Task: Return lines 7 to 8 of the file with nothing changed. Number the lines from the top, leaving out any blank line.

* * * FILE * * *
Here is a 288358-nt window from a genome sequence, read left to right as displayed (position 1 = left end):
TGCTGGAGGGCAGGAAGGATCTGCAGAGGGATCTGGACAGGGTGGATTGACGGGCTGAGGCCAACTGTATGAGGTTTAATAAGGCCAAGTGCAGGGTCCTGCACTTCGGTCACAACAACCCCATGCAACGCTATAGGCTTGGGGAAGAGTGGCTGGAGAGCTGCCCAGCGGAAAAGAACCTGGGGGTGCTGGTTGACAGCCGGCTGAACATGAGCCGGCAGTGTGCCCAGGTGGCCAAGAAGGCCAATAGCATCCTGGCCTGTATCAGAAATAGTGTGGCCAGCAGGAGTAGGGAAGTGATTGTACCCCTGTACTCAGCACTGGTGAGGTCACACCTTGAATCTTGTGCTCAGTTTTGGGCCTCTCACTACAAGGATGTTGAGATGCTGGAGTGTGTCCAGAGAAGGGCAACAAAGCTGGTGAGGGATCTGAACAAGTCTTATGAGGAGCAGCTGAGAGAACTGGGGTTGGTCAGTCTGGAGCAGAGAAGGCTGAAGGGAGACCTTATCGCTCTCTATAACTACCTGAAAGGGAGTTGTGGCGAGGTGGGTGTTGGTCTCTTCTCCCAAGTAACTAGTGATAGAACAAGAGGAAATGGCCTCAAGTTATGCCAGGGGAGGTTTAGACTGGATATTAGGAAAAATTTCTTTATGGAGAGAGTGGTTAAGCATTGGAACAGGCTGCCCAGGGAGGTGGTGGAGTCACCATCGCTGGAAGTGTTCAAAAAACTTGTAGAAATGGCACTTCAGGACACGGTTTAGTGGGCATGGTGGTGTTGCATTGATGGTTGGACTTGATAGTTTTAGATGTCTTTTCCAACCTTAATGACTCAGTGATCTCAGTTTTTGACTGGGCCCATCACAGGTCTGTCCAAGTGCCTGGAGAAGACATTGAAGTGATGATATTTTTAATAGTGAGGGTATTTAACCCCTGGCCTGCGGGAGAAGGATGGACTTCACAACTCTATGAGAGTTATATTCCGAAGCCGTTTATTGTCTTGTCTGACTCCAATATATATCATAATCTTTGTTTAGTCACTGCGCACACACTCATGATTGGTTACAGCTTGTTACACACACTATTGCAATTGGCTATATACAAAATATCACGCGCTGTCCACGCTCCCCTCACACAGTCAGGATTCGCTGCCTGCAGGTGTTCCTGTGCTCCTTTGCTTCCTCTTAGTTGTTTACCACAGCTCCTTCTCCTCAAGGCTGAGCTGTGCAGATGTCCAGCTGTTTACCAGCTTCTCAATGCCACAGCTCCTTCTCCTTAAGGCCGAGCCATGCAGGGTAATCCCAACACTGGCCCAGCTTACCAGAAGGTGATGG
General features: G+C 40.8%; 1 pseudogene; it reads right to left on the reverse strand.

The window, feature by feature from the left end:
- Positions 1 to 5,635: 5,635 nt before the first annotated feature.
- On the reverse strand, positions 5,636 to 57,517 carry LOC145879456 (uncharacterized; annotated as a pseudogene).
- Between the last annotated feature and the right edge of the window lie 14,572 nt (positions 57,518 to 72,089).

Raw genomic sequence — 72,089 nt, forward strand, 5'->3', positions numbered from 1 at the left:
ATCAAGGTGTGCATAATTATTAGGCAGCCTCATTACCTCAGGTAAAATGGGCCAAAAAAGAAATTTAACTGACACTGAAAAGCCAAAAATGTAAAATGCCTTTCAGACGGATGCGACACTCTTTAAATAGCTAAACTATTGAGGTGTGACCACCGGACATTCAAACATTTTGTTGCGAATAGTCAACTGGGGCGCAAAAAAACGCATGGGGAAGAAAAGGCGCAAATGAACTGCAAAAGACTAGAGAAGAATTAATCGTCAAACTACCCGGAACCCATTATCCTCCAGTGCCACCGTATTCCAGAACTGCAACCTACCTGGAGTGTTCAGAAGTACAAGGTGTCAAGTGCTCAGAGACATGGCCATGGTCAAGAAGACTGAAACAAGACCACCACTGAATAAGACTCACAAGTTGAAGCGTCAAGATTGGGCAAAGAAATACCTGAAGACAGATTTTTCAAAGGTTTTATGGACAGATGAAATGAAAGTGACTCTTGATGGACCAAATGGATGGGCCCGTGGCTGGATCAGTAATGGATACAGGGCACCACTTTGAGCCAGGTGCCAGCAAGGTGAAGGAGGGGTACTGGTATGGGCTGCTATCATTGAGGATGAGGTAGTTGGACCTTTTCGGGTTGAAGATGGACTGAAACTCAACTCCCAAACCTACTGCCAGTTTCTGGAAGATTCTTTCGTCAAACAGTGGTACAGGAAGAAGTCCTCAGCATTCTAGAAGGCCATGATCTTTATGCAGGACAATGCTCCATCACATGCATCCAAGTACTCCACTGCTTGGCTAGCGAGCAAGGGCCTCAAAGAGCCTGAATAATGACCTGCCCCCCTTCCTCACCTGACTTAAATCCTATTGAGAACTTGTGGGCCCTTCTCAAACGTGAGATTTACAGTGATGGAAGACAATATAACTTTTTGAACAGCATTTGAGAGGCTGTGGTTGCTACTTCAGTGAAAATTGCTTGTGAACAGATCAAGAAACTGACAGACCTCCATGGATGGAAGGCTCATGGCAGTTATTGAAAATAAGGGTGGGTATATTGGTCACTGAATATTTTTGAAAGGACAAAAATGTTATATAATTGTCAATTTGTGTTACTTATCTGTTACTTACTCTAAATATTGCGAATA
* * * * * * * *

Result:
- Between the last annotated feature and the right edge of the window lie 14,572 nt (positions 57,518 to 72,089).

Raw genomic sequence — 72,089 nt, forward strand, 5'->3', positions numbered from 1 at the left: